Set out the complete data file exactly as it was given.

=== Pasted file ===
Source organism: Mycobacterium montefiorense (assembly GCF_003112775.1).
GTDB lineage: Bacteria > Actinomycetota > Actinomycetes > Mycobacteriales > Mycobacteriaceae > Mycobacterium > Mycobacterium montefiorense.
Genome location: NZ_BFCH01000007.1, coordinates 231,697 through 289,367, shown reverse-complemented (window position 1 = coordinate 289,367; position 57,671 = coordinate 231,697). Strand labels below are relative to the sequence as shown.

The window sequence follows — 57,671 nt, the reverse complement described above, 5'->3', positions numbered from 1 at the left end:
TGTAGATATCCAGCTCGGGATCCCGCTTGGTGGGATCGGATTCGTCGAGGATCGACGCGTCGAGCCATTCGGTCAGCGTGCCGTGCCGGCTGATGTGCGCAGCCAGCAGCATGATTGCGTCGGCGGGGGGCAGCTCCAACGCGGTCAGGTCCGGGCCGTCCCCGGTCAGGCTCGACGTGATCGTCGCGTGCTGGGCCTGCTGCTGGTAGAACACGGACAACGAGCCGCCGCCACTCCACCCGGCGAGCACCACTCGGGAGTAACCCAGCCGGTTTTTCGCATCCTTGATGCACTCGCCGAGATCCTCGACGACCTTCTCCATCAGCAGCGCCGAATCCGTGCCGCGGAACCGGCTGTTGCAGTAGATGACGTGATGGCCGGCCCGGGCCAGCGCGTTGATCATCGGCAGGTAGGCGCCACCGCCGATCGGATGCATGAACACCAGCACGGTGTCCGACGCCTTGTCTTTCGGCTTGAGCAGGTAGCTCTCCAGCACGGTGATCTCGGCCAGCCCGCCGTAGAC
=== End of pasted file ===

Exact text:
Source organism: Mycobacterium montefiorense (assembly GCF_003112775.1).
GTDB lineage: Bacteria > Actinomycetota > Actinomycetes > Mycobacteriales > Mycobacteriaceae > Mycobacterium > Mycobacterium montefiorense.
Genome location: NZ_BFCH01000007.1, coordinates 231,697 through 289,367, shown reverse-complemented (window position 1 = coordinate 289,367; position 57,671 = coordinate 231,697). Strand labels below are relative to the sequence as shown.

The window sequence follows — 57,671 nt, the reverse complement described above, 5'->3', positions numbered from 1 at the left end:
TGTAGATATCCAGCTCGGGATCCCGCTTGGTGGGATCGGATTCGTCGAGGATCGACGCGTCGAGCCATTCGGTCAGCGTGCCGTGCCGGCTGATGTGCGCAGCCAGCAGCATGATTGCGTCGGCGGGGGGCAGCTCCAACGCGGTCAGGTCCGGGCCGTCCCCGGTCAGGCTCGACGTGATCGTCGCGTGCTGGGCCTGCTGCTGGTAGAACACGGACAACGAGCCGCCGCCACTCCACCCGGCGAGCACCACTCGGGAGTAACCCAGCCGGTTTTTCGCATCCTTGATGCACTCGCCGAGATCCTCGACGACCTTCTCCATCAGCAGCGCCGAATCCGTGCCGCGGAACCGGCTGTTGCAGTAGATGACGTGATGGCCGGCCCGGGCCAGCGCGTTGATCATCGGCAGGTAGGCGCCACCGCCGATCGGATGCATGAACACCAGCACGGTGTCCGACGCCTTGTCTTTCGGCTTGAGCAGGTAGCTCTCCAGCACGGTGATCTCGGCCAGCCCGCCGTAGAC